alidanwe love the internet.we want it to be free.if you dont want ads, and think google is going to analy probe you... start a pay for the internet foundation. make is so you have to pay money to every webpage you go to, and pay them for the bandwidth you use. go and do that... than lets also impose old email 10mb per account restrictions. google funds websites by allowing ads, i dont care how they get the money.


    Advertisements are okay when we aren't being watched constantly to supply us with more specialized advertisements. I have no problem with advertisements. The problem is that Google, Microsoft, Apple, the ISPs, etc. all steal private data (some of which can be used to identify you, most of it probably can't but still). The funny thing is that although some still deny it even though it's been proven time and time again that they do it by us geeks, we see more and more companies admitting that they have been stealing data from us for years.

    I don't know for sure about you, but this worries me. Especially in light of the many hackers going into some of these companies and taking MBs and GBs of data, often posting it. How many times do we see thousands of people screwed over in some way because of credit card numbers and the like being leaked? Well, some of the data gathered may be able to be used to obtain such data, if it isn't already within the gathered data. I don't mind the ads too much, but I most certainly do mind the manner in which they are served. Especially since ads began using deplorable tricks to get you to click them, but that crap isn't not new anymore and has been going on for years.
  • 0 Hide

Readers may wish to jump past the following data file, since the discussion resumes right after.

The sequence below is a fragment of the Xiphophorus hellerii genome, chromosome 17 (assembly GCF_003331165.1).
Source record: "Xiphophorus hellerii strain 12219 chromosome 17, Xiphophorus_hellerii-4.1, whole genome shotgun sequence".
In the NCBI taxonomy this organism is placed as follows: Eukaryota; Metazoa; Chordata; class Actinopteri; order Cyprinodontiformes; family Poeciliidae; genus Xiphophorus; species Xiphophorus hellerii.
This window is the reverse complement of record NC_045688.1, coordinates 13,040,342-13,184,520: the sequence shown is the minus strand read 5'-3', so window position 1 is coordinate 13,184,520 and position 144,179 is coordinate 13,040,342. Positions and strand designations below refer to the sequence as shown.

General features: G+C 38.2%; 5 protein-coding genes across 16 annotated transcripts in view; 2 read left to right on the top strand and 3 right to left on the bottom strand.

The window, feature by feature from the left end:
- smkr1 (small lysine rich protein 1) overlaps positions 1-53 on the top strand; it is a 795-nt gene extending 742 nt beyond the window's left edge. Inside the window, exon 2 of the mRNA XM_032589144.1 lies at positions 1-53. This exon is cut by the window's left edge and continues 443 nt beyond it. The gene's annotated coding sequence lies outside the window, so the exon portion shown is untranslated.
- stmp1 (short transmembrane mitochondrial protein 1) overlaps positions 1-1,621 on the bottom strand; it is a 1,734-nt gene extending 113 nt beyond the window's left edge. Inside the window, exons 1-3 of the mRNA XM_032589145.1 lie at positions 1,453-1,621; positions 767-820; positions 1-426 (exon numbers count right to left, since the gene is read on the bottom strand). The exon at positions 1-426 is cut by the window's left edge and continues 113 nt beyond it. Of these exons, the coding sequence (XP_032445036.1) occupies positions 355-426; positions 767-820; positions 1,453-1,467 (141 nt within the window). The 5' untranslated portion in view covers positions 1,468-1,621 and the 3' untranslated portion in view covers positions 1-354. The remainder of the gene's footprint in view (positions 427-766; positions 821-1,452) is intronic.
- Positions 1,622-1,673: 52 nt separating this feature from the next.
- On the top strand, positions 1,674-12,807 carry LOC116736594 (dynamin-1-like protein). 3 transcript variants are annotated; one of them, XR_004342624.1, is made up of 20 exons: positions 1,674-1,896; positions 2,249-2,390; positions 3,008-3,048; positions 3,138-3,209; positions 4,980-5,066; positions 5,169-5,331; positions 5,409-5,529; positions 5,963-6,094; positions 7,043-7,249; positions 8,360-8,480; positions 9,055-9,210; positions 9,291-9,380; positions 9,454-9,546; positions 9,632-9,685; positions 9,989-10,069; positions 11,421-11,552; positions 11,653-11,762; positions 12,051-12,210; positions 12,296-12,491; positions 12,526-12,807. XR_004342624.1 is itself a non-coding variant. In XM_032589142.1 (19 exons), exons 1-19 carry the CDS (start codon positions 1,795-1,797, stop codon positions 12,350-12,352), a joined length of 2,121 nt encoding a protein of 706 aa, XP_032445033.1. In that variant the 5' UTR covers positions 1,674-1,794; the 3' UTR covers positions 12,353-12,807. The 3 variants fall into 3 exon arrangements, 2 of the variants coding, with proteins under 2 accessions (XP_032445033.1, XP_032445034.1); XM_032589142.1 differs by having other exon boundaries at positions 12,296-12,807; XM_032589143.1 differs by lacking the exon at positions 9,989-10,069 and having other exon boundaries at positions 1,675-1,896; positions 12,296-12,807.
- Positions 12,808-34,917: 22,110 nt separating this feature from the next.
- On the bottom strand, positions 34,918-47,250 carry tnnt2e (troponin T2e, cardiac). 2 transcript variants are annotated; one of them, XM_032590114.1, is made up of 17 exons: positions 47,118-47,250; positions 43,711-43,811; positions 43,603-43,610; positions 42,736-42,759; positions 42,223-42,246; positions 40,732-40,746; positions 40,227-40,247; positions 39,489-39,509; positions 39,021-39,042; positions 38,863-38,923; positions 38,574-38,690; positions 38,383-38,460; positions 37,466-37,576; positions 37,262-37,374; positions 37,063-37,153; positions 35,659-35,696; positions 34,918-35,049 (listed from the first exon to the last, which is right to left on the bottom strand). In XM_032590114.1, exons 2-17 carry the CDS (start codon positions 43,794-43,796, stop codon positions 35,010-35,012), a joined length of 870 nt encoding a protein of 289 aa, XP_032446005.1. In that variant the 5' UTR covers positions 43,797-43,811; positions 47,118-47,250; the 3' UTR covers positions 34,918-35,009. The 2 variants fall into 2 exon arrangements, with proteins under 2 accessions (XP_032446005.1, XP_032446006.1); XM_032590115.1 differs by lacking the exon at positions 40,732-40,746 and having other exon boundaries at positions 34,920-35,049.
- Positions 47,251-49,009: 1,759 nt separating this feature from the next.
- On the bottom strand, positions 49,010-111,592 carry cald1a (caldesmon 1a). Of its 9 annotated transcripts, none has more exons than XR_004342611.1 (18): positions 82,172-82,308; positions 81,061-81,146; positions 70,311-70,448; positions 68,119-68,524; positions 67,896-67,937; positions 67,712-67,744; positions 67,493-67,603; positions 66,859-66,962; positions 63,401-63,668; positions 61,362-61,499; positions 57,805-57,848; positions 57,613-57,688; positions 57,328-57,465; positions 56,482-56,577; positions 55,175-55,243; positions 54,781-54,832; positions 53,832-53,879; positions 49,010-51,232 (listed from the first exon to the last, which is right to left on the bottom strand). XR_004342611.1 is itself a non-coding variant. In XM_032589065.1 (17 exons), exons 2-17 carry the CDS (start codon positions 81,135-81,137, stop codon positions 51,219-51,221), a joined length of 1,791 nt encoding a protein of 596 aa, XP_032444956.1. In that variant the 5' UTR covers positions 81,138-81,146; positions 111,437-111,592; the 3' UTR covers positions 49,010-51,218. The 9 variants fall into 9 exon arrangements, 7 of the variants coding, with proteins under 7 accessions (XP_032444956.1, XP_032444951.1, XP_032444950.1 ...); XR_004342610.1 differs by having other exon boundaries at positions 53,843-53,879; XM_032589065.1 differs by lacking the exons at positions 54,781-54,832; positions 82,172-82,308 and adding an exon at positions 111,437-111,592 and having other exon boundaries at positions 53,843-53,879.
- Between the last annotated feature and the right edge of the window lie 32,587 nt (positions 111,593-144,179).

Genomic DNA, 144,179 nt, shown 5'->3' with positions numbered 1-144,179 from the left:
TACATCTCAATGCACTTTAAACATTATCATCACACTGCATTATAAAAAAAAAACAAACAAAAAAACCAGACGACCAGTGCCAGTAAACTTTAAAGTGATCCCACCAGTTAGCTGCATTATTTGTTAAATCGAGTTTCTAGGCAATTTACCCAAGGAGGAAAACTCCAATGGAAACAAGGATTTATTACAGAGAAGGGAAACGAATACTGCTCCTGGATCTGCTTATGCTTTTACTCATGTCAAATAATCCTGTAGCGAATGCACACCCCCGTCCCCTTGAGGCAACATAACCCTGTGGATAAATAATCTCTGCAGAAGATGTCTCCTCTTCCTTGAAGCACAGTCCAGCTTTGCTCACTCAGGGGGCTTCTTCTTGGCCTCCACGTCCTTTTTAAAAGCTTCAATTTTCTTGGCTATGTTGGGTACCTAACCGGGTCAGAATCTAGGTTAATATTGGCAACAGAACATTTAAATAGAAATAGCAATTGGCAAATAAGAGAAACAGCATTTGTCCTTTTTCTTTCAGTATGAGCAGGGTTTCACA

mosu , February 22, 2012 4:10 AM
    Because they can.
  • -3 Hide
    back_by_demand , February 22, 2012 7:16 AM
    CamikaziYou live on the wrong world if you want no tracking without permission

    Most of the time I am lucky, if I am browsing at work behind our beefy corporate firewall
  • 2 Hide
    capt_taco , February 22, 2012 7:43 AM
    As a web designer, I'm inclined to believe this has more to do with IE's notoriously crappy interpretation of code than anything else.

    I mean, make no mistake about it, Google has gotten to the point where it would anally probe its own mother if it could make a buck from it, but it's been doing the exact same kind of stuff as this for years. Do nothing evil, right.

    Part of me wants to congratulate Google for finally joining the ranks of people who are sick of IE's buggy crap, and part of me wants to throw up on Google for being that way.

    Oh well, I guess it's just Google being Google.
  • 0 Hide
    Anonymous , February 22, 2012 3:03 PM
    Microsoft is just qq'ing because their product sucks. People with a bit more knowledge about computerz and webz are more likely to install firefox/chrome on their pc's. It is just a few websites that doesn't allow you to do stuff if ur not using IE for that (e.g.: internet banking).

    But this big corps are most likely to qq on the others if their product isn't the best or isn't selling as good as ... Microsoft won't starve if all people on earth don't use their web browser.
  • 4 Hide
    tj_the_first , February 22, 2012 10:27 PM
    back_by_demandMost of the time I am lucky, if I am browsing at work behind our beefy corporate firewall

    ...where your workplace tracks EVERY page you visit. :)